In Praise of Dr. Chekov-and thank you, thank you, sir.
These days, in the first official year of my undeniable aging, I spend an inordinate amount of time, usually at wee hours of the morning as my wife sleeps next to me and the cats scratch around outside our door, worrying about how little time I have left.
This focus on the inevitable came on suddenly, not long after I left my day job and embraced the wonders of a comfortable literary retirement. Having nothing much else to worry about, I was left with just the near horizon of my demise to cause me to sweat through the haunted hours.
Yes, I said my own demise. Horrid, this obsession with termination, especially in view of my relatively robust health. Nothing wrong with me that's not covered by medication. I work out, I'm not in pain and I can still see fairly well. My heart sometime likes to keep it's own rhythm but that's fine as long as there is a rhythm.
No, the problem is only that I need, I want, more time to work--to write. More time, like another fifty years or so. That being unlikely, I turned to Dr. Chekov, the master of the modern short story, the great Russian playwright, the consumptive who was dead at forty-four.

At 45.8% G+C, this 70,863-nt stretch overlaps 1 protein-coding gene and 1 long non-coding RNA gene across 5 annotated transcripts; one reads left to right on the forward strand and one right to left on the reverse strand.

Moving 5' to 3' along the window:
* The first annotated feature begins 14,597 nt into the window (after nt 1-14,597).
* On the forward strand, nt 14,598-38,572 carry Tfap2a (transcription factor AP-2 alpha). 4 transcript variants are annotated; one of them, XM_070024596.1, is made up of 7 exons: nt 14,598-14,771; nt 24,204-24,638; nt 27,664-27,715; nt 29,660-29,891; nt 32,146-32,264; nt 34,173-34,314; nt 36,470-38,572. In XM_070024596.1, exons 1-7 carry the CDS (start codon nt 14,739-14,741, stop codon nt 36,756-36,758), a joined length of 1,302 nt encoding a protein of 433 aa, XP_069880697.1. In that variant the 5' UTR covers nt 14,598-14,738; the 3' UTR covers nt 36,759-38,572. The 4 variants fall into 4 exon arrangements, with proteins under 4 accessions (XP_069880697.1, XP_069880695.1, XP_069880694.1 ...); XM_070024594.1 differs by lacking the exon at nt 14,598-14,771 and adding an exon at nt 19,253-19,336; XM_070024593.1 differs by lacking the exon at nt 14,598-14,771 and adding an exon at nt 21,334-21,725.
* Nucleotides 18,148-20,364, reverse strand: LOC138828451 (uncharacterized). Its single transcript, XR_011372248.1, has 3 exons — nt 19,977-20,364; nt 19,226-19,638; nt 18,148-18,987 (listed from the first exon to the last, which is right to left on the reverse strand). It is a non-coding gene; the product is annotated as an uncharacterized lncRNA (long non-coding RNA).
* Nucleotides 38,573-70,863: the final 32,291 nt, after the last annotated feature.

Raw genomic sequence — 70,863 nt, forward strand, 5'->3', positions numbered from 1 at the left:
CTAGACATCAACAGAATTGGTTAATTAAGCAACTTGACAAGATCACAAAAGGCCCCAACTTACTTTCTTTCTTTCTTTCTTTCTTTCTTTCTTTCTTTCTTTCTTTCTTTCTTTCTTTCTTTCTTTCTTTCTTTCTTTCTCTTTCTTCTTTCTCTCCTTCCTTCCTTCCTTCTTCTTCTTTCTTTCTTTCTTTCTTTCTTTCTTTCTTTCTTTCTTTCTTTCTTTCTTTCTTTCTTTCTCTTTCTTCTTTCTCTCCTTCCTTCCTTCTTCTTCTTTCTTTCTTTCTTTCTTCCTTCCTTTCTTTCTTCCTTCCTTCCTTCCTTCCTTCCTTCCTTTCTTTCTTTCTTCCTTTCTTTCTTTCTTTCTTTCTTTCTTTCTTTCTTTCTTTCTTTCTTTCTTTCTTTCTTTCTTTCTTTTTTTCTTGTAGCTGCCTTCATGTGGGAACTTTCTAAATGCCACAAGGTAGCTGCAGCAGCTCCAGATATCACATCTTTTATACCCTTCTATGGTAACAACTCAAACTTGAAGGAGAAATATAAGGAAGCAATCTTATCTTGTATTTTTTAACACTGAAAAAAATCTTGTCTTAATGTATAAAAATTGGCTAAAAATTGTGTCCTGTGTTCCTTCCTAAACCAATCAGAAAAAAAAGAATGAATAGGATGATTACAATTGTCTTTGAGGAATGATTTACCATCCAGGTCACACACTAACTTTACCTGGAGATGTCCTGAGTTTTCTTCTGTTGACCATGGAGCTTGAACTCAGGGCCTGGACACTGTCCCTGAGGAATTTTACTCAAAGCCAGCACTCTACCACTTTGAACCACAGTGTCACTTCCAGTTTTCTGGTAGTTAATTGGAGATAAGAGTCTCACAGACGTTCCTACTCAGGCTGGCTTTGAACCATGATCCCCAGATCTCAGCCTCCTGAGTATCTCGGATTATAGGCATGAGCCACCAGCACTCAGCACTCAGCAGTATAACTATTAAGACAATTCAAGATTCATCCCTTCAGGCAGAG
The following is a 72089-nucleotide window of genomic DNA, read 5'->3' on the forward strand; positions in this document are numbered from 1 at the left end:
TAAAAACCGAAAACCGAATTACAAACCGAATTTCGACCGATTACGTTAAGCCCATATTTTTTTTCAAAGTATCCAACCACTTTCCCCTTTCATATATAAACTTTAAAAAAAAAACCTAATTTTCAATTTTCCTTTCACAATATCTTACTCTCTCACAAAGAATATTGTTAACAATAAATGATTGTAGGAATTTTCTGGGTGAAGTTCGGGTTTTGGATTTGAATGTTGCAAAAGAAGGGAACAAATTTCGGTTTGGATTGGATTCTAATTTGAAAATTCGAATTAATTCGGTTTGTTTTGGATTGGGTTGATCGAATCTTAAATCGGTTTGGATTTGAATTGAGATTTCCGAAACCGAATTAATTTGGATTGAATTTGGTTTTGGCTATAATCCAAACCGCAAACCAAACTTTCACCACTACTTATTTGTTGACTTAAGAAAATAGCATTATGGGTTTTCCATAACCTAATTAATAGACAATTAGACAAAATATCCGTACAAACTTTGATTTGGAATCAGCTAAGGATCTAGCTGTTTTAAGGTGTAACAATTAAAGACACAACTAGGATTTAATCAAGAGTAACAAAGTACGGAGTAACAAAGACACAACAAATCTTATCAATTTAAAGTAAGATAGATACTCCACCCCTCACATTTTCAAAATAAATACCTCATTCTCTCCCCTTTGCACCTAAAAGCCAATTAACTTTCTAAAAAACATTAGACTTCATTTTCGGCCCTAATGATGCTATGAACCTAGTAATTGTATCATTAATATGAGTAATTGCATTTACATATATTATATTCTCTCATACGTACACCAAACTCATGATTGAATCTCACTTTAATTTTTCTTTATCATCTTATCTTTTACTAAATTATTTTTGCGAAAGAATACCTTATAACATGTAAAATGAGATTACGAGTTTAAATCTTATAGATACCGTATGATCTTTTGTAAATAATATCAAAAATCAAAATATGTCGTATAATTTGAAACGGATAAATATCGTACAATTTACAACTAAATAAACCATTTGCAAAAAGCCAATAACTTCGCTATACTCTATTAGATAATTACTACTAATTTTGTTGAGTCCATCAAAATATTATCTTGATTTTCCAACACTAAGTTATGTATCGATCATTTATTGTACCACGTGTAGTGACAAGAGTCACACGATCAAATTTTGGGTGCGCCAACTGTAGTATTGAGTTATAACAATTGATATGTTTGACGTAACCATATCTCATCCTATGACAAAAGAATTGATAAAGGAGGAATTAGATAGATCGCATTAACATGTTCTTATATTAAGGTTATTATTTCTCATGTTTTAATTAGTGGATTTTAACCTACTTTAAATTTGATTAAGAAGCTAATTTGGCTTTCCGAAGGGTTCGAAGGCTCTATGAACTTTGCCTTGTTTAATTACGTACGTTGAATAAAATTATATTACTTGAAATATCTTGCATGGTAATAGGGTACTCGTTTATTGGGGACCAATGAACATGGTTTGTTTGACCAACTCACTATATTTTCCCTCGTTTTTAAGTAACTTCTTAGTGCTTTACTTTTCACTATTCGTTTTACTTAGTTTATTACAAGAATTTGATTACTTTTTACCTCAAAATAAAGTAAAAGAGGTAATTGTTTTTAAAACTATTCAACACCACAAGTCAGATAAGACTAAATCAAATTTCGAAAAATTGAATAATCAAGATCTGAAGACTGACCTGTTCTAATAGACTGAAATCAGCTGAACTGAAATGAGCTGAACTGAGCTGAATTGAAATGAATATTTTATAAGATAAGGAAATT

I spent the last dregs of this past winter with Chekov by my beside, reading him for an hour or so every night until my eyes warped and burned and I surrendered myself to death's livelier twin. All right, that's a bit much-- I read until I fell asleep. And a lot of Chekov passed me by, unfathomable, uncomprehended. I really needed a professor of Chekov to guide my reading--to help me along the way. But I persisted through The Ravine and Peasants and a thick wad of other stories and finally a play or two (The Cherry Orchard--his last play about the dying Russian aristocracy, written while he himself was actively dying, was the last.)
Chekov is a little hard for the modern reader to breeze through like you can breeze through say, Hemingway. Chekov is a little more Faulkner-esque in that one has to--or at least I have to--re-read a lot of the sentences to grasp the 19th Century syntax/style. But never mind--I enjoyed him immensely, will miss our time together, and will continue to pursue an increased understanding of his brillance.
But just today, I realized something else important, other than his greatness: He started writing in college, say in his twenties, and died at age forty-four. That's maybe twenty years of production, most of it knowing he was dying of TB--and look what he accomplished. I've got nothing to worry about except to keep busy. I'm only sixty-five.
Chekov with a dog and with Tolstoy